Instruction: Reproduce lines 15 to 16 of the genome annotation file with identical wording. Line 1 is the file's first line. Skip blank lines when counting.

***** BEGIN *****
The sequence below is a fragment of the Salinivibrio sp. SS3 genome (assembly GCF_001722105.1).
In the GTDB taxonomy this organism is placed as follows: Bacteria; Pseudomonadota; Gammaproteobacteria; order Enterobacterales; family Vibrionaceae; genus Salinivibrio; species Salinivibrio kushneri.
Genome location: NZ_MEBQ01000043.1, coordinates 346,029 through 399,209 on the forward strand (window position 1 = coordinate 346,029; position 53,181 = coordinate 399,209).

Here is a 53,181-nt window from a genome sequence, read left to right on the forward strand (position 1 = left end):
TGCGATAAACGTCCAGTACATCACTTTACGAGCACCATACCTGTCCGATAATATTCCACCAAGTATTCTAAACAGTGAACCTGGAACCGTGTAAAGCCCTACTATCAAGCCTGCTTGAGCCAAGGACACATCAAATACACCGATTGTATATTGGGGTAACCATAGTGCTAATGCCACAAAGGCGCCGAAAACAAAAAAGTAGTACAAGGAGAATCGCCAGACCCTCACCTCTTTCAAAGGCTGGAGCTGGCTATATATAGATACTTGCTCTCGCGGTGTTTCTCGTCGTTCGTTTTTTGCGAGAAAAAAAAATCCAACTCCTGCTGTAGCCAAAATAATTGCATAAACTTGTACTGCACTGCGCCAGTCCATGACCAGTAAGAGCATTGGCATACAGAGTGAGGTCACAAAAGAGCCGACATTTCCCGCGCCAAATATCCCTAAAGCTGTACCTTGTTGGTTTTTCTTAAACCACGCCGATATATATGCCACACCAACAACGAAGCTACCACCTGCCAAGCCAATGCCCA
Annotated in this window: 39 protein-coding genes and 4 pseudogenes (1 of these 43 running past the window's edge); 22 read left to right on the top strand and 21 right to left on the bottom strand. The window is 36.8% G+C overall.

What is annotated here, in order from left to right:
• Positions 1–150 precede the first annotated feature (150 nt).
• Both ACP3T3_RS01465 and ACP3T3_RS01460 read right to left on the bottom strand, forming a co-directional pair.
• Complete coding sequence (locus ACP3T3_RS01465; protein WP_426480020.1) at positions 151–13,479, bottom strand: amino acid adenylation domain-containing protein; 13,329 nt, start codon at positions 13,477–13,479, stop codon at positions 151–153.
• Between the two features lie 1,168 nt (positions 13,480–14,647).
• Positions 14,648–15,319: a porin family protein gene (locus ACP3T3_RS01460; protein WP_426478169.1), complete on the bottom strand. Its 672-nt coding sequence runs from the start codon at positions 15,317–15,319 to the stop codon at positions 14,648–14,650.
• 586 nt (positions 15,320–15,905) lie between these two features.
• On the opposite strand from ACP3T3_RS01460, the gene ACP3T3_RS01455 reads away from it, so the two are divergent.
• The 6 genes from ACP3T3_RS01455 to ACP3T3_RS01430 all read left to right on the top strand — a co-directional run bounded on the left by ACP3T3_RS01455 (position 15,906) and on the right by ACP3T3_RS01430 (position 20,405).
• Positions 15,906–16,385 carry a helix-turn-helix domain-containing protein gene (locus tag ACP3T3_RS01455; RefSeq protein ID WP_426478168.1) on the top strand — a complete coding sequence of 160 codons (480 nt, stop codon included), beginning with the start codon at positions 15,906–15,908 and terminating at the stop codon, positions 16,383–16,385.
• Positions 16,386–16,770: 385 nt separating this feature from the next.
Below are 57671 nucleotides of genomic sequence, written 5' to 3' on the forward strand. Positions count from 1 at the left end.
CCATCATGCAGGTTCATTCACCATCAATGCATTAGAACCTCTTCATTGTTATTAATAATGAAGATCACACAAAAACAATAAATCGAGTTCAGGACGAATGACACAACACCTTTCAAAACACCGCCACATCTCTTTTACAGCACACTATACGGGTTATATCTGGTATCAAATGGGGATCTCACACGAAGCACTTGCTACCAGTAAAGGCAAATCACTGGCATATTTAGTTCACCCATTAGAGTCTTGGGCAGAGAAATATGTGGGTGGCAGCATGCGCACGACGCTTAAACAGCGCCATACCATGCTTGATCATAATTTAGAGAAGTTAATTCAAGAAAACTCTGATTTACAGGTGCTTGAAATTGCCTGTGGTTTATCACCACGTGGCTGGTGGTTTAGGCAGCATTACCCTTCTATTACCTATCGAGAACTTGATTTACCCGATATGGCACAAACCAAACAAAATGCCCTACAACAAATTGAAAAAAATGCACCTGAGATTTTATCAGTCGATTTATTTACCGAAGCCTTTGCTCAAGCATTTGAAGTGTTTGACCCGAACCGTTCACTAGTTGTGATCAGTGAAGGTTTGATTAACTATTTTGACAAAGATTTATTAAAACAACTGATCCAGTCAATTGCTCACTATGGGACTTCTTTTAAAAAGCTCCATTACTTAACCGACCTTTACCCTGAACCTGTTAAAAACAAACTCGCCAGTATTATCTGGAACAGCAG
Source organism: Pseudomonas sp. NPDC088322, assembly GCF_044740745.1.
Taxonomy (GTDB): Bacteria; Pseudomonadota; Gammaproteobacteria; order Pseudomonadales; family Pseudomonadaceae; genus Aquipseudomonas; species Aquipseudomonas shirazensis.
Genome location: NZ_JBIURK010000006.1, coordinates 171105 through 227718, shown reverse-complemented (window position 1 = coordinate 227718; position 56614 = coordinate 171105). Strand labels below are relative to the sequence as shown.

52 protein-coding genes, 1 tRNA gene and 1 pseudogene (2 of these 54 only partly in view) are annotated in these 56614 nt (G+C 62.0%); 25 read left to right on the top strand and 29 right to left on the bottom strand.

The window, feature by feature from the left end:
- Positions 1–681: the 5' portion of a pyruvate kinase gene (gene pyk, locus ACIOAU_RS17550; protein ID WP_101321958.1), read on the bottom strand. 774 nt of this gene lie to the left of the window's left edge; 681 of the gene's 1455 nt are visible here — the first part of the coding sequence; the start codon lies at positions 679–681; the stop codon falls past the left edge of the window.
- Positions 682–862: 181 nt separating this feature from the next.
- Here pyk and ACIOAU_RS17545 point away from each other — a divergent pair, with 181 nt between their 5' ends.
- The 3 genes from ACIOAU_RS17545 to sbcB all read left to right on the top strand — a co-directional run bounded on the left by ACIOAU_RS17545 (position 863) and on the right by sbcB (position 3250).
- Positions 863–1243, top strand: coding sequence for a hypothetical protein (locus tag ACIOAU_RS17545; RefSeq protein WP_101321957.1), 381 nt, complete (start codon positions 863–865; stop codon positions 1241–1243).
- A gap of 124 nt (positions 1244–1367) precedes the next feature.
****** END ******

• The 6 genes from ACP3T3_RS01455 to ACP3T3_RS01430 all read left to right on the top strand — a co-directional run bounded on the left by ACP3T3_RS01455 (position 15,906) and on the right by ACP3T3_RS01430 (position 20,405).
• Positions 15,906–16,385 carry a helix-turn-helix domain-containing protein gene (locus tag ACP3T3_RS01455; RefSeq protein ID WP_426478168.1) on the top strand — a complete coding sequence of 160 codons (480 nt, stop codon included), beginning with the start codon at positions 15,906–15,908 and terminating at the stop codon, positions 16,383–16,385.